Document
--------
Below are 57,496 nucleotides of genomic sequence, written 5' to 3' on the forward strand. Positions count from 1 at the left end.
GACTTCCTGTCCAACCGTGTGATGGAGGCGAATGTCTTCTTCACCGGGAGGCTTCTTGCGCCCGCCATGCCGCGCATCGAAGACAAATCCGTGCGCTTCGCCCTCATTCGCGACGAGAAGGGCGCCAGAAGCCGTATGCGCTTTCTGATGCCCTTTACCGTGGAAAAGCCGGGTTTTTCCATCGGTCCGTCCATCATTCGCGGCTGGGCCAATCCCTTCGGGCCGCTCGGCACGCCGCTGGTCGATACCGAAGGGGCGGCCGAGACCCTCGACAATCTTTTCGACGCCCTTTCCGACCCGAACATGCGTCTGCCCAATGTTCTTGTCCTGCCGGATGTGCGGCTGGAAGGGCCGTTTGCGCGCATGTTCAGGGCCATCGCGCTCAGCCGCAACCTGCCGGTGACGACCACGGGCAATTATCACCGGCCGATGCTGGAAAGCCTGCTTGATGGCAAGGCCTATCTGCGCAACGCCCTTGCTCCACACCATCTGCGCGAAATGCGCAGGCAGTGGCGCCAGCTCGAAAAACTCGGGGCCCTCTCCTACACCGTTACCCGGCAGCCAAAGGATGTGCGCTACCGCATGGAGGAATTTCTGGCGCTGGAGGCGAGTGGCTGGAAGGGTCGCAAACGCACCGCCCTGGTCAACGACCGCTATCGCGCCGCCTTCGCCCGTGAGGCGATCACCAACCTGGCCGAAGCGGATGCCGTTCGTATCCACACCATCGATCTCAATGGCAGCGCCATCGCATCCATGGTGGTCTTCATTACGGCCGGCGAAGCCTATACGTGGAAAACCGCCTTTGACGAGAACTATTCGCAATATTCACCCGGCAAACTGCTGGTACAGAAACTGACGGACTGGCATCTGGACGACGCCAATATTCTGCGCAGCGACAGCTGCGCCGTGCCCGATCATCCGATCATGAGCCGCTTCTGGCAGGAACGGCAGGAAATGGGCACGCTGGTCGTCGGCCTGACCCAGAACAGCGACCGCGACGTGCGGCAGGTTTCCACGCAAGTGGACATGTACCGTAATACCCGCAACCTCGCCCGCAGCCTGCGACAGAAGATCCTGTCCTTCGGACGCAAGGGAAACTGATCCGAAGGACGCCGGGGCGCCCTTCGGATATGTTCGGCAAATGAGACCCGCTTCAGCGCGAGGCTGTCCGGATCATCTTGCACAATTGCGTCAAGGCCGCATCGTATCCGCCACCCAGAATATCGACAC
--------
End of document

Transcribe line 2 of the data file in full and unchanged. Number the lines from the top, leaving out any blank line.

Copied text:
GACTTCCTGTCCAACCGTGTGATGGAGGCGAATGTCTTCTTCACCGGGAGGCTTCTTGCGCCCGCCATGCCGCGCATCGAAGACAAATCCGTGCGCTTCGCCCTCATTCGCGACGAGAAGGGCGCCAGAAGCCGTATGCGCTTTCTGATGCCCTTTACCGTGGAAAAGCCGGGTTTTTCCATCGGTCCGTCCATCATTCGCGGCTGGGCCAATCCCTTCGGGCCGCTCGGCACGCCGCTGGTCGATACCGAAGGGGCGGCCGAGACCCTCGACAATCTTTTCGACGCCCTTTCCGACCCGAACATGCGTCTGCCCAATGTTCTTGTCCTGCCGGATGTGCGGCTGGAAGGGCCGTTTGCGCGCATGTTCAGGGCCATCGCGCTCAGCCGCAACCTGCCGGTGACGACCACGGGCAATTATCACCGGCCGATGCTGGAAAGCCTGCTTGATGGCAAGGCCTATCTGCGCAACGCCCTTGCTCCACACCATCTGCGCGAAATGCGCAGGCAGTGGCGCCAGCTCGAAAAACTCGGGGCCCTCTCCTACACCGTTACCCGGCAGCCAAAGGATGTGCGCTACCGCATGGAGGAATTTCTGGCGCTGGAGGCGAGTGGCTGGAAGGGTCGCAAACGCACCGCCCTGGTCAACGACCGCTATCGCGCCGCCTTCGCCCGTGAGGCGATCACCAACCTGGCCGAAGCGGATGCCGTTCGTATCCACACCATCGATCTCAATGGCAGCGCCATCGCATCCATGGTGGTCTTCATTACGGCCGGCGAAGCCTATACGTGGAAAACCGCCTTTGACGAGAACTATTCGCAATATTCACCCGGCAAACTGCTGGTACAGAAACTGACGGACTGGCATCTGGACGACGCCAATATTCTGCGCAGCGACAGCTGCGCCGTGCCCGATCATCCGATCATGAGCCGCTTCTGGCAGGAACGGCAGGAAATGGGCACGCTGGTCGTCGGCCTGACCCAGAACAGCGACCGCGACGTGCGGCAGGTTTCCACGCAAGTGGACATGTACCGTAATACCCGCAACCTCGCCCGCAGCCTGCGACAGAAGATCCTGTCCTTCGGACGCAAGGGAAACTGATCCGAAGGACGCCGGGGCGCCCTTCGGATATGTTCGGCAAATGAGACCCGCTTCAGCGCGAGGCTGTCCGGATCATCTTGCACAATTGCGTCAAGGCCGCATCGTATCCGCCACCCAGAATATCGACAC